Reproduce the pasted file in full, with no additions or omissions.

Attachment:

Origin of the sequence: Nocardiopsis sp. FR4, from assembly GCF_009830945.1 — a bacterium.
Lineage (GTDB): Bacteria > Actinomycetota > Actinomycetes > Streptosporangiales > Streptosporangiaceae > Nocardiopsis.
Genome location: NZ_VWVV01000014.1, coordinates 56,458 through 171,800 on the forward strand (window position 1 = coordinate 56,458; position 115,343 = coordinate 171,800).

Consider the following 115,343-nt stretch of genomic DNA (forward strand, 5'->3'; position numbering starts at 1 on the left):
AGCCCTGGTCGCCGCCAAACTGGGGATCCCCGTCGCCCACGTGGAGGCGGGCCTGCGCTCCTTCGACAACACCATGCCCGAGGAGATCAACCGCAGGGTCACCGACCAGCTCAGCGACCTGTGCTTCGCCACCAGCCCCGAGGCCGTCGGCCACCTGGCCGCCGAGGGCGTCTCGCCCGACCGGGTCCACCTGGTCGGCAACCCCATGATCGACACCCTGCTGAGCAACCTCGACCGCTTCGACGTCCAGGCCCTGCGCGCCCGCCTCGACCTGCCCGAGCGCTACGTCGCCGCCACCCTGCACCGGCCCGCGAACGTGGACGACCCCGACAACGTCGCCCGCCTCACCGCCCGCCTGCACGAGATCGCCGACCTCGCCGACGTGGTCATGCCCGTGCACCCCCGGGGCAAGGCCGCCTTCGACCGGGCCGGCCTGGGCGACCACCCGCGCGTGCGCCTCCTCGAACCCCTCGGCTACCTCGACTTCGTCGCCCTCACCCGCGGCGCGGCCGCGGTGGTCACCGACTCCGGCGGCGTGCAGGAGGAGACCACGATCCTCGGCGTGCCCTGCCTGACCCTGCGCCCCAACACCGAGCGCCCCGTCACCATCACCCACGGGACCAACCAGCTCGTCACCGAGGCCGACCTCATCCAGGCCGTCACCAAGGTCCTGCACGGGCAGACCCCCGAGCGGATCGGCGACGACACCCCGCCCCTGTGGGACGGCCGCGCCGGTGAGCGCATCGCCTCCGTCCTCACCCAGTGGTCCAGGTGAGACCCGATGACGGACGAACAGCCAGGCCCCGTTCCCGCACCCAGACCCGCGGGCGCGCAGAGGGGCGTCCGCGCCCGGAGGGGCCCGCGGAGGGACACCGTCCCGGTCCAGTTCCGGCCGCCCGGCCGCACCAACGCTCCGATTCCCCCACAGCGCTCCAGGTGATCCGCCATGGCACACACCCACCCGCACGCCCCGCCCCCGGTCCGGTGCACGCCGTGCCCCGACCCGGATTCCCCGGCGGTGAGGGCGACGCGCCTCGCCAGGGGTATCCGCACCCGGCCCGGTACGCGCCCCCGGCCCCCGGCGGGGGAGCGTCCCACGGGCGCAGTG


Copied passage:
Origin of the sequence: Nocardiopsis sp. FR4, from assembly GCF_009830945.1 — a bacterium.
Lineage (GTDB): Bacteria > Actinomycetota > Actinomycetes > Streptosporangiales > Streptosporangiaceae > Nocardiopsis.
Genome location: NZ_VWVV01000014.1, coordinates 56,458 through 171,800 on the forward strand (window position 1 = coordinate 56,458; position 115,343 = coordinate 171,800).

Consider the following 115,343-nt stretch of genomic DNA (forward strand, 5'->3'; position numbering starts at 1 on the left):
AGCCCTGGTCGCCGCCAAACTGGGGATCCCCGTCGCCCACGTGGAGGCGGGCCTGCGCTCCTTCGACAACACCATGCCCGAGGAGATCAACCGCAGGGTCACCGACCAGCTCAGCGACCTGTGCTTCGCCACCAGCCCCGAGGCCGTCGGCCACCTGGCCGCCGAGGGCGTCTCGCCCGACCGGGTCCACCTGGTCGGCAACCCCATGATCGACACCCTGCTGAGCAACCTCGACCGCTTCGACGTCCAGGCCCTGCGCGCCCGCCTCGACCTGCCCGAGCGCTACGTCGCCGCCACCCTGCACCGGCCCGCGAACGTGGACGACCCCGACAACGTCGCCCGCCTCACCGCCCGCCTGCACGAGATCGCCGACCTCGCCGACGTGGTCATGCCCGTGCACCCCCGGGGCAAGGCCGCCTTCGACCGGGCCGGCCTGGGCGACCACCCGCGCGTGCGCCTCCTCGAACCCCTCGGCTACCTCGACTTCGTCGCCCTCACCCGCGGCGCGGCCGCGGTGGTCACCGACTCCGGCGGCGTGCAGGAGGAGACCACGATCCTCGGCGTGCCCTGCCTGACCCTGCGCCCCAACACCGAGCGCCCCGTCACCATCACCCACGGGACCAACCAGCTCGTCACCGAGGCCGACCTCATCCAGGCCGTCACCAAGGTCCTGCACGGGCAGACCCCCGAGCGGATCGGCGACGACACCCCGCCCCTGTGGGACGGCCGCGCCGGTGAGCGCATCGCCTCCGTCCTCACCCAGTGGTCCAGGTGAGACCCGATGACGGACGAACAGCCAGGCCCCGTTCCCGCACCCAGACCCGCGGGCGCGCAGAGGGGCGTCCGCGCCCGGAGGGGCCCGCGGAGGGACACCGTCCCGGTCCAGTTCCGGCCGCCCGGCCGCACCAACGCTCCGATTCCCCCACAGCGCTCCAGGTGATCCGCCATGGCACACACCCACCCGCACGCCCCGCCCCCGGTCCGGTGCACGCCGTGCCCCGACCCGGATTCCCCGGCGGTGAGGGCGACGCGCCTCGCCAGGGGTATCCGCACCCGGCCCGGTACGCGCCCCCGGCCCCCGGCGGGGGAGCGTCCCACGGGCGCAGTG